New Zealand funding biggest solar field in the Pacific
The largest solar array in the Pacific will soon be sitting in the middle of a racecourse in Samoa's captial.
The largest solar array in the Pacific will soon be sitting in the middle of a racecourse in Samoa's capital.
It's a a bid to swap Samoa's reliance on expensive diesel fuel for the more sustainable solar energy.
And this week New Zealand's Foreign Minister, Murray McCully, has been in Samoa checking on its construction, as Alex Perrottet reports from Apia.
The solar array is in the massive Apia Sports Complex, which in early September, will host the United Nations and three and a half thousand delegates visiting for the historic Small Islands Developing States conference. As well as shoring up security and other assistance for the meeting, New Zealand has committed around $14 million dollars to help Samoa end its heavy reliance on diesel fuel.
The project manager, Fonoti Perelini Perelini, says the installation of 10 thousand solar panels at the racecourse site is all part of a coordinated push to renewable resources.
FONOTI PERELINI PERELINI: Seventy percent of electricity is generated from diesel right now, and that's the focus, is to replace that. We have quite a lot of schemes, including the solar, the new hyrdos that we're building. We also have wind, long term plan we're looking at probably in another 5 or 6 years, 90 percent will be renewable.
Murray McCully says the Treaty of Friendship between the two nations is unique and he has asked Prime Minister Tuilaepa Sailele Malielegaoi how else he can help.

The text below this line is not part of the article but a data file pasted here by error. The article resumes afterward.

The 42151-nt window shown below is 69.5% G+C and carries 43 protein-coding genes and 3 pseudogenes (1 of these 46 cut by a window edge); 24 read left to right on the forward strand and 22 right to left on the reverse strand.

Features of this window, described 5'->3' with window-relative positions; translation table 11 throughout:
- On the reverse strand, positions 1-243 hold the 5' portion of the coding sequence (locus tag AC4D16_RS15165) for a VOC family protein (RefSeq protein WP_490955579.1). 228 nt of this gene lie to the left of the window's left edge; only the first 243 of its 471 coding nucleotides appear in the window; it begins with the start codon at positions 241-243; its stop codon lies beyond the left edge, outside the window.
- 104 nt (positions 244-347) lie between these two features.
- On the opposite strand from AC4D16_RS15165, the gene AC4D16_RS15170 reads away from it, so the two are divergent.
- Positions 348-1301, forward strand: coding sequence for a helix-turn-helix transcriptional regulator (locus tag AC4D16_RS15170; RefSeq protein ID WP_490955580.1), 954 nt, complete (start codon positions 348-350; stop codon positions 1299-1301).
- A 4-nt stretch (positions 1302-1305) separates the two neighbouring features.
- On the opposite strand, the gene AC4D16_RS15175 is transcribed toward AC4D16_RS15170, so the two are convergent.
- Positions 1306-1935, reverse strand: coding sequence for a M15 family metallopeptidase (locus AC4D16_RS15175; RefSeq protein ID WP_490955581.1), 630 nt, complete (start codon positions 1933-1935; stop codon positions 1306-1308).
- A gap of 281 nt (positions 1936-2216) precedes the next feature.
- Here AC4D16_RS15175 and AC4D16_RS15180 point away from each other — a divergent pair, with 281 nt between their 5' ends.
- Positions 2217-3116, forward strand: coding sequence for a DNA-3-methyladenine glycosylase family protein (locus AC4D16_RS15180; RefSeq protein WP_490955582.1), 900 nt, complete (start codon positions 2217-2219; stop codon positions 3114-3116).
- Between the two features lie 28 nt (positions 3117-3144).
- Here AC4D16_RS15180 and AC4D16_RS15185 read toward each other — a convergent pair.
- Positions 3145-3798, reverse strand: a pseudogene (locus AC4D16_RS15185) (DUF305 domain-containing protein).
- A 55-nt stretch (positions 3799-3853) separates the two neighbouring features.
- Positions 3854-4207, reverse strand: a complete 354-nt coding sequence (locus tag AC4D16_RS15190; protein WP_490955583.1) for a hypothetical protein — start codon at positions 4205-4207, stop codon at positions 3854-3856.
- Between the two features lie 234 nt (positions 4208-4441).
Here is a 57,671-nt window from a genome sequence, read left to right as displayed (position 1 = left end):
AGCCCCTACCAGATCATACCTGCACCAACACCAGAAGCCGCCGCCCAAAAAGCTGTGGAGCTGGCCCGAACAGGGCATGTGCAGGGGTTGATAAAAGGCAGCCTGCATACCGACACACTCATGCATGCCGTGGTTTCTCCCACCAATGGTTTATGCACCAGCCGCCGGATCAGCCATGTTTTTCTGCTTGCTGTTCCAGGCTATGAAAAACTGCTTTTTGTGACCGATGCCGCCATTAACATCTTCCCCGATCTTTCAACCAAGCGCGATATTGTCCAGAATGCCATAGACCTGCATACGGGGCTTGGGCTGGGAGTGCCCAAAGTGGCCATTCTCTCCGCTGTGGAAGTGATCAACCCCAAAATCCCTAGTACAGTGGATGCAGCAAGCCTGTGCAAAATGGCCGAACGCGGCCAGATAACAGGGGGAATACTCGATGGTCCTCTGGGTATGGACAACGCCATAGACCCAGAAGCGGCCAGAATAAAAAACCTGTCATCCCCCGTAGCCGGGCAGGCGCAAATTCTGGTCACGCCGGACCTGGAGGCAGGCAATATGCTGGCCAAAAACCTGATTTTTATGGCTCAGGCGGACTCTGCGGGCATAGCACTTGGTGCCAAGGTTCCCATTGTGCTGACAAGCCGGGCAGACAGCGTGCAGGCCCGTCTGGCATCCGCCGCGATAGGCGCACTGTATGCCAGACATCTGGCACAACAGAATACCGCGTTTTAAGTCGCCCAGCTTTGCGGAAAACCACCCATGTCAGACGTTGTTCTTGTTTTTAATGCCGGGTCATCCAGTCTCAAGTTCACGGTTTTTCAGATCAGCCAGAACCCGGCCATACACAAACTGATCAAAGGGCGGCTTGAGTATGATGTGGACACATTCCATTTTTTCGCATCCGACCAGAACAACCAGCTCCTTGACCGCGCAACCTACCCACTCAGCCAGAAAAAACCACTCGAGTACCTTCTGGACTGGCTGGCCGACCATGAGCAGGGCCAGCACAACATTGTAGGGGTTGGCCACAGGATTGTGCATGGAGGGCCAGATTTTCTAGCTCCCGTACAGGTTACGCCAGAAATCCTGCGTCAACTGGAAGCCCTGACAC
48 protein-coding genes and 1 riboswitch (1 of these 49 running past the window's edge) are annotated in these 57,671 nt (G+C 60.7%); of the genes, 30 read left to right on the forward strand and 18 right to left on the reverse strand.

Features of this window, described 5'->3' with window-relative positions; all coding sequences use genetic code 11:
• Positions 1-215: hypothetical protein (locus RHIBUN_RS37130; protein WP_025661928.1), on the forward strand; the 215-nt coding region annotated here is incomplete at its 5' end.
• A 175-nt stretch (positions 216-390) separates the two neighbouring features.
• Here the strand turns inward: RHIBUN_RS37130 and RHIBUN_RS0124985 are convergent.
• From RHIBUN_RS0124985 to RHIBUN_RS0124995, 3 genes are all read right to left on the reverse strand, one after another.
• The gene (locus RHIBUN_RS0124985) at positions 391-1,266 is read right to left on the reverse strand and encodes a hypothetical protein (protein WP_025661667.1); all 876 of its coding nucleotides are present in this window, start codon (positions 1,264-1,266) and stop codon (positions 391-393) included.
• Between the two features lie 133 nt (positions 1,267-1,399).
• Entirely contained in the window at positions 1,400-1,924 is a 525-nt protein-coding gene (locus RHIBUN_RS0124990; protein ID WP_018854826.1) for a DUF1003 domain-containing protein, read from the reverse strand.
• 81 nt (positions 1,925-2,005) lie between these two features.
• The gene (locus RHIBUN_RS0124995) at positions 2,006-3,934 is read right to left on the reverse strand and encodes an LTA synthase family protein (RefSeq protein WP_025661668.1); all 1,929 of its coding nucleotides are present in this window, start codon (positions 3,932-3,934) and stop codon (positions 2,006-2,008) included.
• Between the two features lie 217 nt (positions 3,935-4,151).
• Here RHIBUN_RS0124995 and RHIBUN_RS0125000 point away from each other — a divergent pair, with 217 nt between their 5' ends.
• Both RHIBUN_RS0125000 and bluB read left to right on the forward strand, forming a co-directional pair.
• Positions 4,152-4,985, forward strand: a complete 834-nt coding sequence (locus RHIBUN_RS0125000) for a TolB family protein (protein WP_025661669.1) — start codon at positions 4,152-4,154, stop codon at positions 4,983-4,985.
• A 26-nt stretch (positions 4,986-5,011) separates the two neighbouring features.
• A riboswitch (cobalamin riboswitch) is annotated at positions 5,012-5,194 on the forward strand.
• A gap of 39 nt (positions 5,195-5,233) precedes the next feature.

MURRAY McCULLY: When something as big as the UN international conference of the year is being hosted here, of course we want to help and of course we want to provide material support. I had a good meeting with the Prime Minister here and he was very positive about the state of preparations.
New Zealand's contribution is a third of the panels, and a Chinese company has recently won a tender for another third, while other private investors in Australia are said to have put their hand up to make up the difference. The panels should be installed by September, but next door, the roof of the gymnasium is already covered in panels, and was switched on last week. It generated 1150 kilowatts yesterday.
The contractor, David Reid, of Reid Technology, says solar power has recovered from its popularity slump and now new devices and greater efficiency with inverters mean it's the way to go for developing countries. But he says despite the heat here, weather will always be unpredictable and there will be challenges.
DAVID REID: The hard part is going to be, if this is in full sun and a cloud comes and it drops away. And the solar farm is quite nearby and it goes from flat knacker and it drops away also. Obviously we are physically close. That is going to be the challenge.
The minister travels today to Tuvalu, where he is due to make a declaration to help the remote outer islands of the tiny nation, before moving on to Kiribati for an Anzac Day dawn service at the Second World War Coastwatchers memorial.
To embed this content on your own webpage, cut and paste the following: